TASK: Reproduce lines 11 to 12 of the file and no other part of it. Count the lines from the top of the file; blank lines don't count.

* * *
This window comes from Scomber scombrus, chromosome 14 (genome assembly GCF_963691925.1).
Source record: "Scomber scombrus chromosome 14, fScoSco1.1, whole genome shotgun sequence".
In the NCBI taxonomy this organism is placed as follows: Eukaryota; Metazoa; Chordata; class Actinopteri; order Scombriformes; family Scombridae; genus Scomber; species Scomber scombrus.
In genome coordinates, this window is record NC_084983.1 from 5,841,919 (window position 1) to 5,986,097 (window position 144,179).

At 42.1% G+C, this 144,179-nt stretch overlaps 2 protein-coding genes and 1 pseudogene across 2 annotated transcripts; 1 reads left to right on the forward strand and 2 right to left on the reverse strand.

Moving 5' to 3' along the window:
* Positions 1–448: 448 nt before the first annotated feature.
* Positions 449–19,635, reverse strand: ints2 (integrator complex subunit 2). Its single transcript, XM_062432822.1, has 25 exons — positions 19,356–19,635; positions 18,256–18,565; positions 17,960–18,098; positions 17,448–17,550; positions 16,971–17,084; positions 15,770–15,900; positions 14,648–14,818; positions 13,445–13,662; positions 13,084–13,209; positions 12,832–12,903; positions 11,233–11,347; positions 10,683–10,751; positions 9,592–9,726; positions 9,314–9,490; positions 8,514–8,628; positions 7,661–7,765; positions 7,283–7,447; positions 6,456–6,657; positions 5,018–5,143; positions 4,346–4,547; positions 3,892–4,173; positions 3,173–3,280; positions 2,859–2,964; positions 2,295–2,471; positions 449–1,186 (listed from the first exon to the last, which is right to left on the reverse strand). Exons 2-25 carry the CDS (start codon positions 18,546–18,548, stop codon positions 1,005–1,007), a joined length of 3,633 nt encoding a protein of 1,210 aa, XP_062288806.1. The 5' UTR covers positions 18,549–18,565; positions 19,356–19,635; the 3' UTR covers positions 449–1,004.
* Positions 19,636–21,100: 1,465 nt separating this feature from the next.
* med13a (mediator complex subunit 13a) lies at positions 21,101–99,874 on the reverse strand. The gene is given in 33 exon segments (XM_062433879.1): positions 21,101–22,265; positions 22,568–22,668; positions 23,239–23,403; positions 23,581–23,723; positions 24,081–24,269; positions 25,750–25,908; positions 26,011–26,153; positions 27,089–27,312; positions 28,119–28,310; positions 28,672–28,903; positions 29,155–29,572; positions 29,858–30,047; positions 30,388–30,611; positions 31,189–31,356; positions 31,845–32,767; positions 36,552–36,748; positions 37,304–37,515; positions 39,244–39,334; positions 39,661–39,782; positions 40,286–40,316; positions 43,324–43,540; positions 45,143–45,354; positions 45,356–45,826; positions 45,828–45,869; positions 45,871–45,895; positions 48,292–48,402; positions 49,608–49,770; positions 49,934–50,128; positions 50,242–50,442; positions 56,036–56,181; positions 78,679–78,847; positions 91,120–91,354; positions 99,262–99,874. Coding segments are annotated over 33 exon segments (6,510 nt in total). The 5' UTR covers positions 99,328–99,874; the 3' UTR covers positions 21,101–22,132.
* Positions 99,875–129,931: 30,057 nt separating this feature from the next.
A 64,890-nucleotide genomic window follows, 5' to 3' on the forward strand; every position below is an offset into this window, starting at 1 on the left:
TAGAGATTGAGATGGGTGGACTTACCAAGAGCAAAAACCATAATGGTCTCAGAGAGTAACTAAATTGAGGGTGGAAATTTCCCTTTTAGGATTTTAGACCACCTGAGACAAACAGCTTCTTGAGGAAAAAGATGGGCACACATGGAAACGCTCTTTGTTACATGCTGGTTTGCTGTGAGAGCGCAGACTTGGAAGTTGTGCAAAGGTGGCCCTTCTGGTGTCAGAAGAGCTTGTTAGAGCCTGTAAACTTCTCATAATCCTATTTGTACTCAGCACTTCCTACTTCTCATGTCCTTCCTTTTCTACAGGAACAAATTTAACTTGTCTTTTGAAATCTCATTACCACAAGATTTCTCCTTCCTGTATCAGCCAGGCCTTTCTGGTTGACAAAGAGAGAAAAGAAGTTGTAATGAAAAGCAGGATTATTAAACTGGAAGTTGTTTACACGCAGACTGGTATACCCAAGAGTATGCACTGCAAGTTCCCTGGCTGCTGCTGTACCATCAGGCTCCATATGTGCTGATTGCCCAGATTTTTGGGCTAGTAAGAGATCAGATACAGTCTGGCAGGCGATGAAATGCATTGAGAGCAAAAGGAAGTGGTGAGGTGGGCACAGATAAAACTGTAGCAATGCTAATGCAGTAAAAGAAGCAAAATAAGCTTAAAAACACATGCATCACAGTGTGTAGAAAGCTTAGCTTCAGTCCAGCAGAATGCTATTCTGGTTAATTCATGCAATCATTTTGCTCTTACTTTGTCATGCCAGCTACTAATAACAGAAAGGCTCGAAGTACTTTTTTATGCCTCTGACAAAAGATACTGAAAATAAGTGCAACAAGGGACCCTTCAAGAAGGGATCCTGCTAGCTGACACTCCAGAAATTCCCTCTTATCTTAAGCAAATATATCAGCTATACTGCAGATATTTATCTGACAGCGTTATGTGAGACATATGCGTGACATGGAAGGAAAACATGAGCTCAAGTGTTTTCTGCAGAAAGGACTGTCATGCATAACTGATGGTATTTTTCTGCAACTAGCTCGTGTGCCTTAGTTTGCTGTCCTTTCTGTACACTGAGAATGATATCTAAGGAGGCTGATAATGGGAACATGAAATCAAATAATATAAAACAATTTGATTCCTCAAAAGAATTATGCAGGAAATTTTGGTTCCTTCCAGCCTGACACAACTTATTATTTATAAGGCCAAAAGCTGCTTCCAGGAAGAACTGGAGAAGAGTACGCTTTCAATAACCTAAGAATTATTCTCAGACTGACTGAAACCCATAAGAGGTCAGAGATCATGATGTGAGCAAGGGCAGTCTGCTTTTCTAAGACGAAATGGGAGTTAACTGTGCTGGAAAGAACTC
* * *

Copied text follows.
* Positions 99,875–129,931: 30,057 nt separating this feature from the next.
A 64,890-nucleotide genomic window follows, 5' to 3' on the forward strand; every position below is an offset into this window, starting at 1 on the left: